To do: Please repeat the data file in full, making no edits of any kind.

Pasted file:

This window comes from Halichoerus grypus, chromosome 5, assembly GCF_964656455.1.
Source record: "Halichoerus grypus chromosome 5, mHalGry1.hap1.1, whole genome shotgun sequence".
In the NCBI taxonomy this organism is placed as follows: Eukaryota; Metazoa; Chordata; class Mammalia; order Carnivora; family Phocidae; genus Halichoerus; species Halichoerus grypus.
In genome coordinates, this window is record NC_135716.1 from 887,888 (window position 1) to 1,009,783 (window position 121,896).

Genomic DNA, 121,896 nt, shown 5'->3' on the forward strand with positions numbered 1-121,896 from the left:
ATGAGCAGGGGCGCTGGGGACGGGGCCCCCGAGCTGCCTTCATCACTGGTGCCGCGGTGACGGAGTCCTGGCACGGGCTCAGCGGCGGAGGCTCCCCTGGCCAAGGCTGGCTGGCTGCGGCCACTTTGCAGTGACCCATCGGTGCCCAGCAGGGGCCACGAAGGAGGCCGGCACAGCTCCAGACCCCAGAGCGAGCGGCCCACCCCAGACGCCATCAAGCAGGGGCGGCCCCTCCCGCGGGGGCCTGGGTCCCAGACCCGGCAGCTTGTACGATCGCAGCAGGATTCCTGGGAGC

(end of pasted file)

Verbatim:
This window comes from Halichoerus grypus, chromosome 5, assembly GCF_964656455.1.
Source record: "Halichoerus grypus chromosome 5, mHalGry1.hap1.1, whole genome shotgun sequence".
In the NCBI taxonomy this organism is placed as follows: Eukaryota; Metazoa; Chordata; class Mammalia; order Carnivora; family Phocidae; genus Halichoerus; species Halichoerus grypus.
In genome coordinates, this window is record NC_135716.1 from 887,888 (window position 1) to 1,009,783 (window position 121,896).

Genomic DNA, 121,896 nt, shown 5'->3' on the forward strand with positions numbered 1-121,896 from the left:
ATGAGCAGGGGCGCTGGGGACGGGGCCCCCGAGCTGCCTTCATCACTGGTGCCGCGGTGACGGAGTCCTGGCACGGGCTCAGCGGCGGAGGCTCCCCTGGCCAAGGCTGGCTGGCTGCGGCCACTTTGCAGTGACCCATCGGTGCCCAGCAGGGGCCACGAAGGAGGCCGGCACAGCTCCAGACCCCAGAGCGAGCGGCCCACCCCAGACGCCATCAAGCAGGGGCGGCCCCTCCCGCGGGGGCCTGGGTCCCAGACCCGGCAGCTTGTACGATCGCAGCAGGATTCCTGGGAGC